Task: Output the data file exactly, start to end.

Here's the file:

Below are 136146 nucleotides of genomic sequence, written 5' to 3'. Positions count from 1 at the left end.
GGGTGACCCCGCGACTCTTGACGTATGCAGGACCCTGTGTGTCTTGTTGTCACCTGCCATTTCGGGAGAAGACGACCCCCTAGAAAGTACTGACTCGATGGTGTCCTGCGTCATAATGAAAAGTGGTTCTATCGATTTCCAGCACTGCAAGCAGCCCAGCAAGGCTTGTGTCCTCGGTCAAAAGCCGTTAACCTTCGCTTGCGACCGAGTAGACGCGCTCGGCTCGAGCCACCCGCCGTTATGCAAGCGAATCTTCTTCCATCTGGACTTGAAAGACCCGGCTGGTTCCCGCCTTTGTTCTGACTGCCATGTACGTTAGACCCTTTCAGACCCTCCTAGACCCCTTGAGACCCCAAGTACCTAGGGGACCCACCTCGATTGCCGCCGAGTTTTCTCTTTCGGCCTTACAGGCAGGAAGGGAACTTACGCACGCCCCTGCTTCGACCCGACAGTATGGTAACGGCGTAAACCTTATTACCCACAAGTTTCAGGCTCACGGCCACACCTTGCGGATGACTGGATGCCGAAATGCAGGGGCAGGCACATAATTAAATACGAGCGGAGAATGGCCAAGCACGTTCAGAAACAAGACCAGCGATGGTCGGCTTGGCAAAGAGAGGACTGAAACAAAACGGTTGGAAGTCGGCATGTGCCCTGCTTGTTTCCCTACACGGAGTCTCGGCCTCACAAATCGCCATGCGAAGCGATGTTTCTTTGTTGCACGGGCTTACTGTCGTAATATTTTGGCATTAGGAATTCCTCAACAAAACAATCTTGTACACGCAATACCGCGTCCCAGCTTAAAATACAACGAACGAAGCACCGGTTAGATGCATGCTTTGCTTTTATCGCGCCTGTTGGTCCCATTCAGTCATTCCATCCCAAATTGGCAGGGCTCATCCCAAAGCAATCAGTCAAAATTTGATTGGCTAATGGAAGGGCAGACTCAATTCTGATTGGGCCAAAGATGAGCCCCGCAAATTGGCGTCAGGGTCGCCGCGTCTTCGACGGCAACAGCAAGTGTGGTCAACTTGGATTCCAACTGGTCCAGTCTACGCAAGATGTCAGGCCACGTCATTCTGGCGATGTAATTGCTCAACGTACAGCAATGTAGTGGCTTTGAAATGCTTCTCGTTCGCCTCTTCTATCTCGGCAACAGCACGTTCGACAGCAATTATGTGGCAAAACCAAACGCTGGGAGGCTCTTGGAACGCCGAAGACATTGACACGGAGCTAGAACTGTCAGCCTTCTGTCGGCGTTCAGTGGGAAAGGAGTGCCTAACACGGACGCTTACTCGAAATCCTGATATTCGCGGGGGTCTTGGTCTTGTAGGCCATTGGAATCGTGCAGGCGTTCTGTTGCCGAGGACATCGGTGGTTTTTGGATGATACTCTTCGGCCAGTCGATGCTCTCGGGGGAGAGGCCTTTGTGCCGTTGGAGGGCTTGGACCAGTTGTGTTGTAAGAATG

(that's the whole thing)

Below are 136146 nucleotides of genomic sequence, written 5' to 3'. Positions count from 1 at the left end.
GGGTGACCCCGCGACTCTTGACGTATGCAGGACCCTGTGTGTCTTGTTGTCACCTGCCATTTCGGGAGAAGACGACCCCCTAGAAAGTACTGACTCGATGGTGTCCTGCGTCATAATGAAAAGTGGTTCTATCGATTTCCAGCACTGCAAGCAGCCCAGCAAGGCTTGTGTCCTCGGTCAAAAGCCGTTAACCTTCGCTTGCGACCGAGTAGACGCGCTCGGCTCGAGCCACCCGCCGTTATGCAAGCGAATCTTCTTCCATCTGGACTTGAAAGACCCGGCTGGTTCCCGCCTTTGTTCTGACTGCCATGTACGTTAGACCCTTTCAGACCCTCCTAGACCCCTTGAGACCCCAAGTACCTAGGGGACCCACCTCGATTGCCGCCGAGTTTTCTCTTTCGGCCTTACAGGCAGGAAGGGAACTTACGCACGCCCCTGCTTCGACCCGACAGTATGGTAACGGCGTAAACCTTATTACCCACAAGTTTCAGGCTCACGGCCACACCTTGCGGATGACTGGATGCCGAAATGCAGGGGCAGGCACATAATTAAATACGAGCGGAGAATGGCCAAGCACGTTCAGAAACAAGACCAGCGATGGTCGGCTTGGCAAAGAGAGGACTGAAACAAAACGGTTGGAAGTCGGCATGTGCCCTGCTTGTTTCCCTACACGGAGTCTCGGCCTCACAAATCGCCATGCGAAGCGATGTTTCTTTGTTGCACGGGCTTACTGTCGTAATATTTTGGCATTAGGAATTCCTCAACAAAACAATCTTGTACACGCAATACCGCGTCCCAGCTTAAAATACAACGAACGAAGCACCGGTTAGATGCATGCTTTGCTTTTATCGCGCCTGTTGGTCCCATTCAGTCATTCCATCCCAAATTGGCAGGGCTCATCCCAAAGCAATCAGTCAAAATTTGATTGGCTAATGGAAGGGCAGACTCAATTCTGATTGGGCCAAAGATGAGCCCCGCAAATTGGCGTCAGGGTCGCCGCGTCTTCGACGGCAACAGCAAGTGTGGTCAACTTGGATTCCAACTGGTCCAGTCTACGCAAGATGTCAGGCCACGTCATTCTGGCGATGTAATTGCTCAACGTACAGCAATGTAGTGGCTTTGAAATGCTTCTCGTTCGCCTCTTCTATCTCGGCAACAGCACGTTCGACAGCAATTATGTGGCAAAACCAAACGCTGGGAGGCTCTTGGAACGCCGAAGACATTGACACGGAGCTAGAACTGTCAGCCTTCTGTCGGCGTTCAGTGGGAAAGGAGTGCCTAACACGGACGCTTACTCGAAATCCTGATATTCGCGGGGGTCTTGGTCTTGTAGGCCATTGGAATCGTGCAGGCGTTCTGTTGCCGAGGACATCGGTGGTTTTTGGATGATACTCTTCGGCCAGTCGATGCTCTCGGGGGAGAGGCCTTTGTGCCGTTGGAGGGCTTGGACCAGTTGTGTTGTAAGAATG